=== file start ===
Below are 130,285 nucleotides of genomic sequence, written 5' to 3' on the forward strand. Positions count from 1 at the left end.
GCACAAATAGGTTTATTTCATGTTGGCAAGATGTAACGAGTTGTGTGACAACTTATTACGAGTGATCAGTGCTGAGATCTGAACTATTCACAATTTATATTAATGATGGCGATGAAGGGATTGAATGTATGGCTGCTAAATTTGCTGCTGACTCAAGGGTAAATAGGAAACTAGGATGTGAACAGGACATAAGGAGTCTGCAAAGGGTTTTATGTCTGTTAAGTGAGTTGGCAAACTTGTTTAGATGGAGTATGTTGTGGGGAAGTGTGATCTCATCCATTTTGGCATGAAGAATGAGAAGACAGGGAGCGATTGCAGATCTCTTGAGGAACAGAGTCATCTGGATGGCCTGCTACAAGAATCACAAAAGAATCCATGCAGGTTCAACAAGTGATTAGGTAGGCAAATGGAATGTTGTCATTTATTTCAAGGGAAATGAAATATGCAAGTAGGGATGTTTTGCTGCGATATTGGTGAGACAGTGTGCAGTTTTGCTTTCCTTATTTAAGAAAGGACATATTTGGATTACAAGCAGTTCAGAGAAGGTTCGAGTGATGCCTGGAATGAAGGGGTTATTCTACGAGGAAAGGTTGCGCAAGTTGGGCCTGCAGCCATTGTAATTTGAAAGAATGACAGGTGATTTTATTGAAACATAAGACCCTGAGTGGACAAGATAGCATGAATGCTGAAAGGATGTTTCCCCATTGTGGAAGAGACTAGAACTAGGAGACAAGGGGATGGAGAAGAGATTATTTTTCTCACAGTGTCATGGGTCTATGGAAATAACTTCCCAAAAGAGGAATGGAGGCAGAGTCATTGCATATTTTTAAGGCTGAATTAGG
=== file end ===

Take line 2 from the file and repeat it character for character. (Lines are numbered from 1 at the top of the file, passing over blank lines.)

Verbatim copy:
GCACAAATAGGTTTATTTCATGTTGGCAAGATGTAACGAGTTGTGTGACAACTTATTACGAGTGATCAGTGCTGAGATCTGAACTATTCACAATTTATATTAATGATGGCGATGAAGGGATTGAATGTATGGCTGCTAAATTTGCTGCTGACTCAAGGGTAAATAGGAAACTAGGATGTGAACAGGACATAAGGAGTCTGCAAAGGGTTTTATGTCTGTTAAGTGAGTTGGCAAACTTGTTTAGATGGAGTATGTTGTGGGGAAGTGTGATCTCATCCATTTTGGCATGAAGAATGAGAAGACAGGGAGCGATTGCAGATCTCTTGAGGAACAGAGTCATCTGGATGGCCTGCTACAAGAATCACAAAAGAATCCATGCAGGTTCAACAAGTGATTAGGTAGGCAAATGGAATGTTGTCATTTATTTCAAGGGAAATGAAATATGCAAGTAGGGATGTTTTGCTGCGATATTGGTGAGACAGTGTGCAGTTTTGCTTTCCTTATTTAAGAAAGGACATATTTGGATTACAAGCAGTTCAGAGAAGGTTCGAGTGATGCCTGGAATGAAGGGGTTATTCTACGAGGAAAGGTTGCGCAAGTTGGGCCTGCAGCCATTGTAATTTGAAAGAATGACAGGTGATTTTATTGAAACATAAGACCCTGAGTGGACAAGATAGCATGAATGCTGAAAGGATGTTTCCCCATTGTGGAAGAGACTAGAACTAGGAGACAAGGGGATGGAGAAGAGATTATTTTTCTCACAGTGTCATGGGTCTATGGAAATAACTTCCCAAAAGAGGAATGGAGGCAGAGTCATTGCATATTTTTAAGGCTGAATTAGG